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The Oxford Bible Commentary Line-by-line commentary for the New Revised Standard Version Bible.

Purpose.

1.

Why then has Mark presented his story in the way he has? There is almost certainly no single answer. Mark writes for a variety of reasons and it would be wrong to pin him down to one single purpose. Some quite general factors are no doubt possible: for example, with the spread of the Christian church geographically, and with the passing of time, Christians no doubt needed information about Jesus and his teaching.

2.

Nevertheless, Mark's distinctive presentation remains unexplained by such general considerations. As already noted in passing, the traditional view is that Mark writes for a suffering community (perhaps in Rome) to strengthen their faith in a time of intense persecution. This too is possible, though it is noteworthy that, whilst Mark's Jesus has a lot to say about the necessity of suffering, there is very little in the gospel about any positive significance in such suffering. It is just as likely that Mark's very distinctive account, with the cross so central, is making a positive point to his readers quite as much as reflecting the current experiences of his community. The most extreme form of such a theory is that of Weeden (1971 ) who argues that Mark is involved in intense Christological debates with a group of people he regards as heretics in his community: they advocate a view of Jesus as a divine man, a super-hero characterized by miracles, glory, and power; Mark opposes them with his view of Jesus characterized by weakness, service, and suffering. Weeden also advocates that, in the story, Mark's point of view is represented by Jesus, that of the heretics by the disciples.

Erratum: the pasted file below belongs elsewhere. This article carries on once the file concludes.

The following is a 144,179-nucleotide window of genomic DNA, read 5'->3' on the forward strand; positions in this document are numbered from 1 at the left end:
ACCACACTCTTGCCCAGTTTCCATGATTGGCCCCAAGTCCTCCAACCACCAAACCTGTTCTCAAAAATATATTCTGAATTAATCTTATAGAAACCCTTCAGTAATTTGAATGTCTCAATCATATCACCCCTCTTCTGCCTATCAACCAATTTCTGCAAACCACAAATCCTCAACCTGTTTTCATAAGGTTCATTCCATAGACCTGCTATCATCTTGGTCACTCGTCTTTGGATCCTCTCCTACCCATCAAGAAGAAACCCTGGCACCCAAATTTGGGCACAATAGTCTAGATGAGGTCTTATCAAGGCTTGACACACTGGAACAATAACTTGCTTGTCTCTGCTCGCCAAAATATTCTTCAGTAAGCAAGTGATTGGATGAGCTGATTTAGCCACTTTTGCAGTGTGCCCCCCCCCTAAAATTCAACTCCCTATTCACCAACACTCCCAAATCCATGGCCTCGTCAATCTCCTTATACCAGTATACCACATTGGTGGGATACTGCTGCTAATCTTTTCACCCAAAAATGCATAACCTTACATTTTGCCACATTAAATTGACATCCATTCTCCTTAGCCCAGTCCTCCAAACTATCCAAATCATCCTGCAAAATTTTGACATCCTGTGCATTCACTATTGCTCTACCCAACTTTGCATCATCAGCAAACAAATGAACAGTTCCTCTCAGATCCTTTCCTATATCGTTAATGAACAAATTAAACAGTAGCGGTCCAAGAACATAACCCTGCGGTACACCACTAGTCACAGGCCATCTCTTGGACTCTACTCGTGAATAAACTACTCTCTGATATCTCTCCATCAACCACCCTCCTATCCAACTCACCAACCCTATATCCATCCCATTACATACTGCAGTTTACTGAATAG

3.

Weeden's theory is probably too extreme. His view of the role of the disciples in the story is questionable (see Tannehill 1977 and MK 1:16–20 ), and the language of ‘heresy’ in a context such as Mark's is probably anachronistic. Nevertheless, the overall theory may have an element of truth in it. Mark's portrait of Jesus may be intended to modify or correct the views of the readers of the gospel (even if talk of ‘opponents’ is too extreme). Mark clearly wants to present Jesus in one light and not another (cf. e.g. 10:45: Jesus as Son of Man came not to be served but to serve). Similarly, Mark may be wanting to mould, perhaps change, his readers' views about the nature of Christian discipleship.

4.

With his stress on the centrality of the cross, Mark is very like Paul in his views about Jesus and the nature of Christian discipleship. Yet we should not take this for granted, as if Mark could be no different and all first-century Christians were the same. We know from Paul's letters that his own views were frequently controversial and disputed by other Christians within his communities. It may be similar with Mark, whose presentation of Jesus in his gospel is, among other things, a call to his readers to re-evaluate their views about both Jesus and themselves (see also MK 16:8 ). How we read the gospel may be in part determined by how we respond to such a challenge.

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